Book Review- i am my brand by Kubi Springer

Book Review

I will start by saying that I really loved this book. It is a really insightful book on what it means to build a personal brand. Practical,no fluff and packed with a lot of tools that anyone can use in building a strong and effective personal brand. I loved the fact that the author approached branding not just from a business/entrepreneurial perspective. The book outlined ideas anyone can apply to connecting with a diverse audience at work or in life. It was a book that did not just roll out a plethora of cliches but gave really helpful ideas and tools to actually begin the process. There was an activity at the end of every chapter and if you did every activity as you read along, you would have a workable plan by the time you got the end of the book.

I also loved how how the author used her story and those of others in crafting what it entails to be a personal brand that is both loved and reviled. She used examples of brands or people that we all know and those less well known .I have always been wary of the word ‘building a brand’ as it always felt so phoney or disingenuous. This book helped me see past that reticence as the author explains that a personal brand is less about ‘building a persona’ but more about a ‘emotional connection with a target audience’. In some ways we all have a target audience.Whether it’s a tribe of people who need your business or service, getting an organisation to see the value you can add to the organisation, or getting funding for your non profit we all have an audience that we need to appeal to and as such a brand that they can relate to.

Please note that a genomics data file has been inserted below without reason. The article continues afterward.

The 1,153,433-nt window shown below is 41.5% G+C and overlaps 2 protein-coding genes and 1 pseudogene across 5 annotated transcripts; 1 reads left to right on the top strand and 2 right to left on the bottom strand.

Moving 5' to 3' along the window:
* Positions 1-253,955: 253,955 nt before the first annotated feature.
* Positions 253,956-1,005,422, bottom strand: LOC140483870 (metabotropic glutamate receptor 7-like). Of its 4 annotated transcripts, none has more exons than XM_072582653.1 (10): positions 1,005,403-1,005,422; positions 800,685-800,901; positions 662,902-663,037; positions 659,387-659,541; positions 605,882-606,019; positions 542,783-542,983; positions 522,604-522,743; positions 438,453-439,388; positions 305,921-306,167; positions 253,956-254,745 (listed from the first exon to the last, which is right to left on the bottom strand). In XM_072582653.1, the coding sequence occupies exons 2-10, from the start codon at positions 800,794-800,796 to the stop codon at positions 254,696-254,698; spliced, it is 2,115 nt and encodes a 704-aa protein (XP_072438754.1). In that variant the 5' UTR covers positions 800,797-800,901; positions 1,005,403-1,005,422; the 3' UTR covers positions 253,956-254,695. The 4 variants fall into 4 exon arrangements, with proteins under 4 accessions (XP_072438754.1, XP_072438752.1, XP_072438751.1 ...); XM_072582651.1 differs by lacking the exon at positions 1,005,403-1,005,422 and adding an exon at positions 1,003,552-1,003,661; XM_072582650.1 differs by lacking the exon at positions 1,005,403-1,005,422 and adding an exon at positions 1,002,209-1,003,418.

Books in this genre tend to either over complicate the subject matter by using technical jargon or relying too much on anecdotes with little substance but this book manages to do both without going to the extremes. The author breaks down the process of building a personal brand into eight pillars which were;

1.Decision
2.Vision
3.Clarity
4.Strategy
5.Tactics
6.Metrics
7.Ownership